It is among the objects of the present invention to provide a new and improved security shield for the shackle of a padlock which is mounted on the padlock itself rather than on the hardware to which the padlock may be attached.
Another object is to provide a new and improve security shield for a padlock which has a permanent attachment to the padlock so that it can not be readily removed and misplaced.
Still another object of the invention is to provide a new and improved security shield for a padlock of such character that it can be applied to the body and shackle of a conventional padlock when the shackle is unlocked but which becomes anchored in place when the shackle is locked, thereby to place a protecting shield in a guarding position adjacent to the shackle and substantially minimize the prospect of unauthorized tampering and vandalism with respect to the padlock.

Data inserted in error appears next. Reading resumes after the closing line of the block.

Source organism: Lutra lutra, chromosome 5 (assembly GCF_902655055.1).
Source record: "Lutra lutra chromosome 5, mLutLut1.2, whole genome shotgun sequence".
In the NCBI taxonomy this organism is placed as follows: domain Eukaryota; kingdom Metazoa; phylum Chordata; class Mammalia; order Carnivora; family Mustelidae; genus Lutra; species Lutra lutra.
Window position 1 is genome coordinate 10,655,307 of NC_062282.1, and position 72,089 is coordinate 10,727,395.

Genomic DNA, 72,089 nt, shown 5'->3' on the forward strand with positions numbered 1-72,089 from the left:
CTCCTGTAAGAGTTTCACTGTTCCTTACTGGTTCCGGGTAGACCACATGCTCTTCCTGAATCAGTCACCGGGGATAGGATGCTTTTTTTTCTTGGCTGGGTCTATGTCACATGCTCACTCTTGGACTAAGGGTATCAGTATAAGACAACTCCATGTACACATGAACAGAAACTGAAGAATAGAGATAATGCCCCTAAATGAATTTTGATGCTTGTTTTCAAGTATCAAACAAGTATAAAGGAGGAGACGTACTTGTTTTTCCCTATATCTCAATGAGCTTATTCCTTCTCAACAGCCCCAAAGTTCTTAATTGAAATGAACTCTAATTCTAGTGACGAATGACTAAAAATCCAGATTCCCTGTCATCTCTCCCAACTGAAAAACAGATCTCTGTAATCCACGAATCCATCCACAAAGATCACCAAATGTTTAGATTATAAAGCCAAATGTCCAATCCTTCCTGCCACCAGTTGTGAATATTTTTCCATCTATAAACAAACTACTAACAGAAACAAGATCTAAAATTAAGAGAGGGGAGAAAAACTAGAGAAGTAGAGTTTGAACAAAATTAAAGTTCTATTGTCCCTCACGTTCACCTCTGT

Still further among the objects of the invention is to provide a new and improved security shield for a padlock carried by the padlock itself independent of the door hardware with which it may be used, and which is anchored sufficiently close to the shackle so as to greatly inhibit forceable release of the padlock as by cutting the shackle.
Included further among the objects of the invention is to provide a new and improved padlock security shield of simple rugged construction which is automatically positioned in the most effective protecting location for the padlock when the padlock is locked, and irrespective of the hardware which may be chosen for securing a door in closed position.